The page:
Governance, Multinationals and Growth
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Governance, Multinationals and Growth

Edited by Lorraine Eden and Wendy Dobson

In Governance, Multinationals and Growth, leading scholars celebrate and build upon the pioneering work of Edward Safarian on multinational enterprises and foreign direct investment. The book explores the linkages among multinationals and foreign direct investment, corporate and public governance, and economic growth. The contributors pay particular attention to emerging policy issues that include the behavior of individual governments, intergovernmental organizations and civil society. In addition, they address linkages among MNEs, their governance and economic growth, and generic policy realities (and innovations) in a small-to-medium-sized economy.
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Chapter 4: Who Owns Whom? Economic Nationalism and Family Controlled Pyramidal Groups in Canada

Randall Morck, Gloria Tian and Bernard Yeung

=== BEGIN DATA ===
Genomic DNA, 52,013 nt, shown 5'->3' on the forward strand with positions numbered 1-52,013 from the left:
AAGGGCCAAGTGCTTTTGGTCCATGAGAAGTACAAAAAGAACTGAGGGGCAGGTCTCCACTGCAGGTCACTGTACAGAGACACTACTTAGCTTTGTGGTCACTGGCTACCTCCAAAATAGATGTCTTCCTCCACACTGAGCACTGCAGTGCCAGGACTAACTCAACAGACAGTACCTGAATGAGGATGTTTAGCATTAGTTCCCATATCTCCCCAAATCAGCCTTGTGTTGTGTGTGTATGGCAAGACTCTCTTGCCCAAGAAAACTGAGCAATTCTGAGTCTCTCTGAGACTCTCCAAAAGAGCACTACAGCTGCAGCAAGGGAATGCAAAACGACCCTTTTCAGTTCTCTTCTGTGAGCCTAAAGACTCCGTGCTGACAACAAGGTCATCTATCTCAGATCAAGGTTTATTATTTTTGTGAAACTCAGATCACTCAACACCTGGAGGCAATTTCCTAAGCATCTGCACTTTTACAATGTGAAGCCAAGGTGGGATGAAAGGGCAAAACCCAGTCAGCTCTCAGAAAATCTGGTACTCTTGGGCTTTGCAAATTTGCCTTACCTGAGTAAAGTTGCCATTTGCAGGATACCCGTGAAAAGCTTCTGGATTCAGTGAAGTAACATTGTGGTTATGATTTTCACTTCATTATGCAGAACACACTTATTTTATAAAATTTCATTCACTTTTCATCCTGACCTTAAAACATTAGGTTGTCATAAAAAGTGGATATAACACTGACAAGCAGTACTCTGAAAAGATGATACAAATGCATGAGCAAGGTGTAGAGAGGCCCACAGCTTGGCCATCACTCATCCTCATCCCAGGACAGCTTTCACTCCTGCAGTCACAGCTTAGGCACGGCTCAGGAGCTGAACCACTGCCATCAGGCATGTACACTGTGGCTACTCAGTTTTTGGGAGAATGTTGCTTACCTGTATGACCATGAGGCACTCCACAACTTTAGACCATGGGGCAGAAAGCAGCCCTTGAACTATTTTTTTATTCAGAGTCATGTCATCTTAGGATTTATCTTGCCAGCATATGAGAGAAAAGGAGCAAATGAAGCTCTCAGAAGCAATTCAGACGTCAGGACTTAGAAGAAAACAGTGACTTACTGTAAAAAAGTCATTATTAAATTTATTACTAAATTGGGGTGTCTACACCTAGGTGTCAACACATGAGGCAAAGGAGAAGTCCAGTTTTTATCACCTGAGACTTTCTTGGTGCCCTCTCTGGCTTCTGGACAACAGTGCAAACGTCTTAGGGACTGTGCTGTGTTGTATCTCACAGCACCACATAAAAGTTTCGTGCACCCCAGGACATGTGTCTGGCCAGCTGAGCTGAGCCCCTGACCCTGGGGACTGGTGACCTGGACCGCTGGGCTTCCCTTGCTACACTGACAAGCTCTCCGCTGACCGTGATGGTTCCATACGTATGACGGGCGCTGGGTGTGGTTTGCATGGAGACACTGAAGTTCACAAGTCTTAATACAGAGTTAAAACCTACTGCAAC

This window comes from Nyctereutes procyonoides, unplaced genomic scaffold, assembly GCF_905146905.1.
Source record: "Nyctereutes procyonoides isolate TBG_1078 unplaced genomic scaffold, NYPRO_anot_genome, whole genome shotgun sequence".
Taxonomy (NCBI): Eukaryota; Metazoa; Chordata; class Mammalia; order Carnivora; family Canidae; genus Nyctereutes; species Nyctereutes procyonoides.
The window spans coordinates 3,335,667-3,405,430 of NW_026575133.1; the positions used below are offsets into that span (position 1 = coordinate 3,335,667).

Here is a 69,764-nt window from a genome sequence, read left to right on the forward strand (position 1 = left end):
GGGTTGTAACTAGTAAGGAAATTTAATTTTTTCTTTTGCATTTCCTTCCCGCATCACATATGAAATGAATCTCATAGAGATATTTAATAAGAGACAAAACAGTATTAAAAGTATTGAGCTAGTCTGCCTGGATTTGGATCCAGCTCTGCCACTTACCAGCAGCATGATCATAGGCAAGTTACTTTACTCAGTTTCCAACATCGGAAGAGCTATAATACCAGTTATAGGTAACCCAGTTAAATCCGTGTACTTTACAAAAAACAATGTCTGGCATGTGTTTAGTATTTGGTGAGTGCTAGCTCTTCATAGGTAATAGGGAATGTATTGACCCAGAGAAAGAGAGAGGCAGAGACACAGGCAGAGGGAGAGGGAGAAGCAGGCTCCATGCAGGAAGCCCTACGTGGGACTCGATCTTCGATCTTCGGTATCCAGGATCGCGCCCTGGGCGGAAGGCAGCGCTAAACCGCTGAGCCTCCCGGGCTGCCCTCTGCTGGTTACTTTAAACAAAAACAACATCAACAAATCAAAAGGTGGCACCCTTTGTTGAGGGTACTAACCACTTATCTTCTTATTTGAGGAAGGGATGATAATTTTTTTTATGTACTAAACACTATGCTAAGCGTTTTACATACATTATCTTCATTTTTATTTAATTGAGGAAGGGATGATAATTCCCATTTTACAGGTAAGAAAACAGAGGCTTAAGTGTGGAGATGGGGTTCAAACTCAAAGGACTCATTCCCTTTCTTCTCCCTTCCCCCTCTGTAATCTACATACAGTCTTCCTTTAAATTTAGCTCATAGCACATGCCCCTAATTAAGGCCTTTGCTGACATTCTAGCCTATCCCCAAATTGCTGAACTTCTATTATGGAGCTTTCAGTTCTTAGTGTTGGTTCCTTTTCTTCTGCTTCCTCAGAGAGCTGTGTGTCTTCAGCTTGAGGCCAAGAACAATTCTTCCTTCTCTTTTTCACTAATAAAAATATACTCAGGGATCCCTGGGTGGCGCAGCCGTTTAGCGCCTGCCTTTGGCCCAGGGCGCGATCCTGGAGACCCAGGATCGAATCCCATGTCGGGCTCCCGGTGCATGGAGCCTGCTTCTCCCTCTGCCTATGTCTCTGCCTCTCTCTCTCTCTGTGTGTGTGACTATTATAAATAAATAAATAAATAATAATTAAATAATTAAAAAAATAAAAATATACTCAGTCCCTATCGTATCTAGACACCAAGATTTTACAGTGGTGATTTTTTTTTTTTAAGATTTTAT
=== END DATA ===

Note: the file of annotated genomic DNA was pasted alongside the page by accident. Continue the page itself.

* Randall Morck, Gloria Tian and Bernard Yeung By force of happy knack of clannish fancy, the common man is enabled to feel that he has some sort of metaphysical share in the gains which accrue to businessmen who are citizens of the same ‘commonwealth’. (Thorstein Veblen, The Theory of the Leisure Class, 1899) INTRODUCTION In the US and UK corporate governance problems often stem from the agency conflicts between managers who own few shares and diffused shareholders. Outside of these two countries, many firms have a controlling owner (LaPorta et al., 1999). The phenomenon is more intriguing than just a rich person owning a controlling percentage of a stand-alone corporation’s shares. Rather, the phenomenon is that a few rich families manage to control a web of corporations by a pyramidal ownership structure, crossholding, and placing family members in key executive positions. (In a later section, we shall explain the family pyramidal ownership arrangement.) Evidence that the phenomenon is globally prevalent is piling up in the literature. For example, beside the paper by LaPorta et al. (1999), Faccio and Lang (2002) report such evidence for Western European countries, Morck et al. (2000) for Canada, Claessens et al. (2000) for Eastern Asian countries, Ramos (2000) for Mexico, and many others. Financial economic research exposes that pyramidal ownership structures raise a different kind of corporate governance problem: conflicts between an insider who attained firm control of a corporation but owning only a small percentage of it, and shareholders at...

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